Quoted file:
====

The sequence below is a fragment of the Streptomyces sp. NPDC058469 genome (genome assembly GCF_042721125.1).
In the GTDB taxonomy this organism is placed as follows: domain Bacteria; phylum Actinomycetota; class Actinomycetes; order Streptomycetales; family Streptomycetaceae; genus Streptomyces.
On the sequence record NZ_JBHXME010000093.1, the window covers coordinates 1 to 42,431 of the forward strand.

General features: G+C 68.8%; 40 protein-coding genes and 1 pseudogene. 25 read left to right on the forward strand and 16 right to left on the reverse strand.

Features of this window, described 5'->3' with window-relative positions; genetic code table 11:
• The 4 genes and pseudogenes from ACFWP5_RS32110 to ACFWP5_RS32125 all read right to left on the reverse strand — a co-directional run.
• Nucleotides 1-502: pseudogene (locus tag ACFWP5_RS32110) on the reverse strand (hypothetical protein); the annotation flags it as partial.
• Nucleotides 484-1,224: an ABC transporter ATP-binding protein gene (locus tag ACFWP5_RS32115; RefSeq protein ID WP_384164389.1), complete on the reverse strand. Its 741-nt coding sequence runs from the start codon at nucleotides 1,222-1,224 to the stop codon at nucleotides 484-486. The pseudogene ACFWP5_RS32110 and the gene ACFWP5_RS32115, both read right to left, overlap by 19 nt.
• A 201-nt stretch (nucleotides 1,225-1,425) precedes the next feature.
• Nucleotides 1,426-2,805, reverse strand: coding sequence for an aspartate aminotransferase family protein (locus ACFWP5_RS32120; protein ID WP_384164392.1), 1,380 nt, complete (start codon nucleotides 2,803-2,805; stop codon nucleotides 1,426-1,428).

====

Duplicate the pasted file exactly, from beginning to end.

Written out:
The sequence below is a fragment of the Streptomyces sp. NPDC058469 genome (genome assembly GCF_042721125.1).
In the GTDB taxonomy this organism is placed as follows: domain Bacteria; phylum Actinomycetota; class Actinomycetes; order Streptomycetales; family Streptomycetaceae; genus Streptomyces.
On the sequence record NZ_JBHXME010000093.1, the window covers coordinates 1 to 42,431 of the forward strand.

General features: G+C 68.8%; 40 protein-coding genes and 1 pseudogene. 25 read left to right on the forward strand and 16 right to left on the reverse strand.

Features of this window, described 5'->3' with window-relative positions; genetic code table 11:
• The 4 genes and pseudogenes from ACFWP5_RS32110 to ACFWP5_RS32125 all read right to left on the reverse strand — a co-directional run.
• Nucleotides 1-502: pseudogene (locus tag ACFWP5_RS32110) on the reverse strand (hypothetical protein); the annotation flags it as partial.
• Nucleotides 484-1,224: an ABC transporter ATP-binding protein gene (locus tag ACFWP5_RS32115; RefSeq protein ID WP_384164389.1), complete on the reverse strand. Its 741-nt coding sequence runs from the start codon at nucleotides 1,222-1,224 to the stop codon at nucleotides 484-486. The pseudogene ACFWP5_RS32110 and the gene ACFWP5_RS32115, both read right to left, overlap by 19 nt.
• A 201-nt stretch (nucleotides 1,225-1,425) precedes the next feature.
• Nucleotides 1,426-2,805, reverse strand: coding sequence for an aspartate aminotransferase family protein (locus ACFWP5_RS32120; protein ID WP_384164392.1), 1,380 nt, complete (start codon nucleotides 2,803-2,805; stop codon nucleotides 1,426-1,428).